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My grandmother would have buried it (II)

Anyway, because of the World Cup season, this guy and I can freely talk about Nigeria now.  Following last week’s discussion, here are more ways…

Anyway, because of the World Cup season, this guy and I can freely talk about Nigeria now.  Following last week’s discussion, here are more ways one can have an enjoyable football themed discussion with a foreigner.

 You can compare the Nigerian players within their own team.  And one can start with Kaita.  As a student of karate, one can say that the kick that Kaita threw resembles Shoto Uke but it wasn’t well delivered if not the kicked dude will not clutch his head in such a spectacular gamesmanship, but his thigh, where he was indeed kicked. Nevertheless that bizarre moment provoked outrage around the globe and our team lost some of their goodwill as a consequence.  After the match, a newspaper headline described Kaita as “a stupid Eagle.” I think a few people outside Kaita’s family will disagree with that description.  However, the excitable Odewinge, as usual, produced beauty.  But the world is now shifting from beautiful football to winning tactics.   

Even Dunga, the coach of a team which symbolizes the term, said he wasn’t at the World Cup to dazzle but to win.  His captain later echoed his thoughts.   It’s surprising to remember that when Jose Mourinho started practicing the pragmatic tactical approach to winning games, everybody asked for his head.

Bob Holmes, a football columnist, once described Kanu as a player that could score impossible goals.  But when Kanu played against South Korea, he couldn’t score even the probable goals.  He may be influential in his team still but it’s obvious that age has not only caught up with him but has also overtaken him.  

When he was introduced into the team, a commentator said, “What the ….this guy is older than me!” That exclamation came from a guy in his 50s.  The introduction of Obinna showed the magic of youth.  His shots were clearly unstoppable – if only they were propelled a few degrees towards the goalkeeper.

There’s only one word that can adequately describe Obasi’s performance: inconsistent.  In one minute he was a lethal threat against the Argentina defense but in the next minute he couldn’t score the simplest of goals against Denmark.  The guy that did score goals was Good Boy Uche – thank you Uche.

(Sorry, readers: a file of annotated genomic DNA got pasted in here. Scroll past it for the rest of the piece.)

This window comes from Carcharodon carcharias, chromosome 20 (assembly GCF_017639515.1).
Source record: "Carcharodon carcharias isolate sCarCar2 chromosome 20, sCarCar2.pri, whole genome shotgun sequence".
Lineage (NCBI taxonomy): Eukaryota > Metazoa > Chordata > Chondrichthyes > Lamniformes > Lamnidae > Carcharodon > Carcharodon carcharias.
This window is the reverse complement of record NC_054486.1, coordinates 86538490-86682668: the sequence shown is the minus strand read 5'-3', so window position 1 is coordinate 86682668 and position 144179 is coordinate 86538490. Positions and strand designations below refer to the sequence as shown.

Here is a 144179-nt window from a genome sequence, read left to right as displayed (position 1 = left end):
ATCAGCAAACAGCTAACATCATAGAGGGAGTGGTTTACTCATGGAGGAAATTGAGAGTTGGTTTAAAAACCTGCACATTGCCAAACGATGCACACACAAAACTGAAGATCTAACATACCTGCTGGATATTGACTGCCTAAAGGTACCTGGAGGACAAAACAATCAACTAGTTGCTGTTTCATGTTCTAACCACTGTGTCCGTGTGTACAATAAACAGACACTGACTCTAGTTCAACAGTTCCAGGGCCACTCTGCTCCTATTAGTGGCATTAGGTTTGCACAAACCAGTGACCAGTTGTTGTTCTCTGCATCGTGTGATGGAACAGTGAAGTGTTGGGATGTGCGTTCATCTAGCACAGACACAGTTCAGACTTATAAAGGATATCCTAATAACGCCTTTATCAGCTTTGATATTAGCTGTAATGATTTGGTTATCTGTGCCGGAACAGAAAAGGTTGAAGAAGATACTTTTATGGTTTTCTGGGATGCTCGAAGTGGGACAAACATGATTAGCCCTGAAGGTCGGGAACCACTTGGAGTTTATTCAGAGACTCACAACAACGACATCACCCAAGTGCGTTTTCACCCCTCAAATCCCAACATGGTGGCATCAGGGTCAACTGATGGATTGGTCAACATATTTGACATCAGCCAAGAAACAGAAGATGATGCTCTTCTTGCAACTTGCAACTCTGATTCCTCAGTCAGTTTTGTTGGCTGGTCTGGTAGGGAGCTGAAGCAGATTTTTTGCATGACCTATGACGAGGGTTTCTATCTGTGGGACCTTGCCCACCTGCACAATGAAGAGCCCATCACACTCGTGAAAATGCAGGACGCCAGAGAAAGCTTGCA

But by far the best player in the squad and best goal keeper of the tournament – as far as I’m concerned is Enyeama.  Eyeama!  Messi will remember that name.  However, something seemed to have doused his lights towards the end of the group matches.  Probably it was the first of his goal keeping errors that gifted Denmark their second goal.  But he’s one of the few players that could be forgiven – the guy was quite entertaining.

When the foreigner you’re discussing with appears to be losing interest, one can spring the legendary name, Yakubu! Was he the best or the worst?  Didn’t he score the best penalty of the competition?  As far as I’m concerned his was better than those of Apiah.

But didn’t he also fail to score a goal that my grandmother – with her failing sight and shaky legs – would have buried?  The guy was so phenomenal that his name has been entered into an English dictionary – or so I was told.

Saiku, my Sierra Leonian friend sent me an email that claimed “Yakubu” is a new entry in the Oxford dictionary.  I don’t know where Saiku got the information but I wouldn’t put it past the Nigerians themselves because they’re gifted in the production of parodies like such.  Below is the entry.


YAKUBU (Ya-ku-bu)

v. Ya*ku*bu, Ya*ku*bu*ed, Ya*ku*bus

 1. To utterly squander once-in-a-lifetime opportunities, especially one that will cause pain to/mourning among millions of people

 2. To mistake a platter of gold for a potty, and to go ahead and defecate all over it, while millions watch in distress, dread and disbelief

 3. To be presented with an open door of success and to woefully fail to step in

 4. To lack the zest, fervour, and drive to complete the easiest of tasks

 5. To fail awfully at a very easy and uncomplicated task

 (Etymology: Derived from Yakubu Aiyegbeni’s horribly missed opportunities during Nigeria’s lackluster performance against South Korea at the 2010 Soccer World Cup)


 “Mrs. Marriage Counsellor, I am terribly pained! It was our wedding night! I was ready . . .But. . . But. . .He didn’t know what to do! I tried to help, but he Yakubu’ed!”

The entry is quite detailed but there’s no space to reproduce the entire thing here.

In conclusion, because of this season, a Nigerian, living in the Diaspora has a lot to discuss with people who know very little about Nigeria and thereby distracting them about our negative image.

PS: I’ve just heard that Mr. P has suspended the Super Eagles and un-suspended them.  I don’t know what that means.  But that’s another discussion prompt for ya!

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